Author Topic: Lost Jacksonville  (Read 36223 times)

JerryS

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Re: Lost Jacksonville
« Reply #135 on: July 06, 2012, 08:22:15 PM »
It's so sad to see those old building gone.  During the years of 1956 thru 1958 I was an usher at the Florida theather and I also rode  bike delivering  telegrams for Western Union.  I remember the train station leaving on the train for Chicago going to navy boot camp.  There was no mall back then every thing was down town. The only movie houses that I knew of back then on the west side was the lake shore, fairfax,edgewood and the Murray Hill and of course the Normandy drive Inn. Currently I live in Ocala and my wife and I drove to Jax the first time I have been back in twenty years.  I couldn't believe how far blanding blvd goes out.  When I was a kid as soon as you crossed cedar creek  the road was two lanes and you were in the boonies.  The only time anybody went to Orange Park back then was to buy beer on Sunday.  Well so much of my rambling from an old fart.

Ocklawaha

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Re: Lost Jacksonville
« Reply #136 on: July 06, 2012, 11:36:05 PM »
Yeah, and when I was in school (JEB Stuart - Today) we had Pritchett's Kitchen right at the Cedar River Bridge, and Lum's hotdogs, boiled in beer... The first time I ever saw what would later be called 'N' scale trains, was at the old Pic-N-Save on Blanding. My best friend in school, Matt Skeins father owned the House of Bargains stores and they had a big one on Blanding. Do you remember Coopers Hardware?

ronchamblin

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Re: Lost Jacksonville
« Reply #137 on: July 07, 2012, 01:31:01 AM »
Ock… do I remember Cooper’s?  When we moved from Baltimore to Jax in ’49, I was seven and Cooper’s Hardware was renting a space on the west side of Wesconnett Blvd about 150’ north of 103rd.  It was the closest thing we had to a Home Depot back then.  Western Auto was to some degree the neighborhood hardware.  For us tinkerers and builders, Sears downtown was a help.  I sensed that the Cooper fellows loved their work. 

 
There were no malls and no convenience stores until the mid to late fifties.  There were the occasional country stores, small but having good variety.  They all smelled the same, an interesting mix of clothes, hardware, snacks, sodas, tobacco, and damp wood floors.  To buy something substantial, one had to go downtown. 


Apparently Cooper sold to Gunning sometime in the sixties, and Gunning built a new spot, and moved across the street.  I recall that upon selling to Gunning, one or two of the Cooper fellows bought land in Brazil, to farm or something.  But something happened in Brazil, perhaps the government at the time took what the Coopers had so they fled the chaos, moving to Middleburg.   


Many of the people moving into the area in the forties and fifies were building houses themselves, as we did on the south end of Firestone Road.  Our first winter in Jax was in a partially completed house my father built.  I don’t recall any building inspections back then.  Everybody used the black four volume Audel builders set for carpentry and other building help.  My father’s co-workers at the shipyards would help with the electrical work.  Apparently my father got no help on plumbing because in the eighties I found a sink where he used a 1/2"  iron pipe for the drain.  It always clogged.  Everything was iron pipe.  There was no PVC, copper, plywood, or sheetrock.  The 4’ x 8’ wall panels were a kind of brown fiber material, which one could easily tear with hands, of about ½” thick, with a thin white painting surface.  All lumber was cut and drilled by hand.  No electric saws or drills.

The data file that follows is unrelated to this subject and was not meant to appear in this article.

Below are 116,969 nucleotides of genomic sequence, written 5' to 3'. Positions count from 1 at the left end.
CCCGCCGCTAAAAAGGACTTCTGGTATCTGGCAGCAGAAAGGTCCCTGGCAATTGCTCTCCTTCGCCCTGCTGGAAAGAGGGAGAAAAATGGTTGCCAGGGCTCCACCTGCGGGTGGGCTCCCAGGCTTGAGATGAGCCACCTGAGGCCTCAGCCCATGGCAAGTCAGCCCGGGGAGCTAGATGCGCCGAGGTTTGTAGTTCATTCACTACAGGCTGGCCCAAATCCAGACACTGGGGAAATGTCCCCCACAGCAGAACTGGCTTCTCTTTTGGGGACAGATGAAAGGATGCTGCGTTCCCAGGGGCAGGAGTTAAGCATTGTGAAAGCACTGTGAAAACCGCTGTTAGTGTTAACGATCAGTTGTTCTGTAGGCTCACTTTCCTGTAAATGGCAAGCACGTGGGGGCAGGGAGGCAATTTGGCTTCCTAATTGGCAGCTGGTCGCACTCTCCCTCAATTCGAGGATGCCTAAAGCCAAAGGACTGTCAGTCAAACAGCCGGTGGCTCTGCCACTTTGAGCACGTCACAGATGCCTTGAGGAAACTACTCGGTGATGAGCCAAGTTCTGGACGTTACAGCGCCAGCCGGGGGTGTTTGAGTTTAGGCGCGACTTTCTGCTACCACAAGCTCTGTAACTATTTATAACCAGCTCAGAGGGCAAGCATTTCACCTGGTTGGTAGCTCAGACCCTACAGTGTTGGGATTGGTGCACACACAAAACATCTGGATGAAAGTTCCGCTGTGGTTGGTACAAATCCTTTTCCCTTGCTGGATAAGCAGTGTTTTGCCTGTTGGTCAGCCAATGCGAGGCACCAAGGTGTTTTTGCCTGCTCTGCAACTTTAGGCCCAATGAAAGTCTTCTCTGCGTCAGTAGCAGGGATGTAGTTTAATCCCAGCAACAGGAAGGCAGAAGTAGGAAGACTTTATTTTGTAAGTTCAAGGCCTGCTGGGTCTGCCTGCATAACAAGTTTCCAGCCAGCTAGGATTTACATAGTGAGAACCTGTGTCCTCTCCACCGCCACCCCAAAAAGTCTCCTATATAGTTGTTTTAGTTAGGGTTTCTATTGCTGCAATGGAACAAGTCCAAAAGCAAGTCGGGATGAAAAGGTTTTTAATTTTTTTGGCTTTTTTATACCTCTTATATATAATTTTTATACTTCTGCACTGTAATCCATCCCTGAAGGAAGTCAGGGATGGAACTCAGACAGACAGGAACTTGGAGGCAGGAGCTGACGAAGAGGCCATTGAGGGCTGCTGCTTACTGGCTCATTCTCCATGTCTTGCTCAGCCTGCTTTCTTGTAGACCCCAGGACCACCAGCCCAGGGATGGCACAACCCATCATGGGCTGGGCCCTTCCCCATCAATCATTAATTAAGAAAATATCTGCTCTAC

For about a year, we had a roof, but no walls.  On the outside we had the occasional wood cross member to strengthen the entire structure.  For wind and blowing rain protection we had surplus military canvas on the outside walls, which flapped in the wind.  We had a small potbelly wood stove which would glow red.  We huddled around the potbelly that first winter.  After about a year of canvas, we had siding in the way of tar paper or felt covering the outside 1 x 6 lumber.  We were somewhat poor, but we kids didn’t really feel it.  We had plenty to eat, having a good garden and chickens and other animals.  Most others on Firestone were like us, although some seemed to approach rich persons, having the occasional new auto, and a brick house.  Our first TV was about 1953.  It was of course black and white, and always rolled and fluttered just when you were watching something interesting.  We didn’t have Internet.   


Ricker Road was dirt south of Morse Ave until the early sixties.  Morse Ave was dirt from Firestone to Jammes until the early sixties.  Seems like Ricker was dirt from 103rd north to Old Middleburg until the late fifties.  What am I saying.  At some point they were all dirt.   
« Last Edit: July 07, 2012, 01:42:54 AM by ronchamblin »

BackinJax05

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Re: Lost Jacksonville
« Reply #138 on: July 08, 2012, 01:02:12 AM »
Yeah, and when I was in school (JEB Stuart - Today) we had Pritchett's Kitchen right at the Cedar River Bridge, and Lum's hotdogs, boiled in beer... The first time I ever saw what would later be called 'N' scale trains, was at the old Pic-N-Save on Blanding. My best friend in school, Matt Skeins father owned the House of Bargains stores and they had a big one on Blanding. Do you remember Coopers Hardware?

I LOVED Lum's hot dogs. There used to be one on Merrill Road, near Cesery. Back then both roads were 2 lanes. Pizza Butt (hut) was next door. Merrill Road Center was (& still is) across the street. It had an Eckerd Drug Store & Winn Dixie as anchors.

The closest Pic-N-Save was at Town-N-Country, next to Pantry Pride, which was next to the theatre, which was across from Waltz Restaurant. ;D Years later, Pic-N-Save moved to a larger store in the strip. Pantry Pride remained for a few more years.

Today all of it is gone. Merrill Road Center and Town and Country remain, empty shells of what they once were.

WmNussbaum

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Re: Lost Jacksonville
« Reply #139 on: July 08, 2012, 01:21:08 PM »
I'm posting this mostly for my own benefit as a record. Page 7, photo 41 is the Clark Building which had one of the last open cage elevators in town as far as I know. It was not air-conditioned. The owner also owned Oriental Gardens  just south of San Marco on the Southside.

The storefront right on the corner - Gus Panos produce - was later occupied by Lowe's Cut Rate Drugs.

The building was torn down in the mid- to late 60's.

WmNussbaum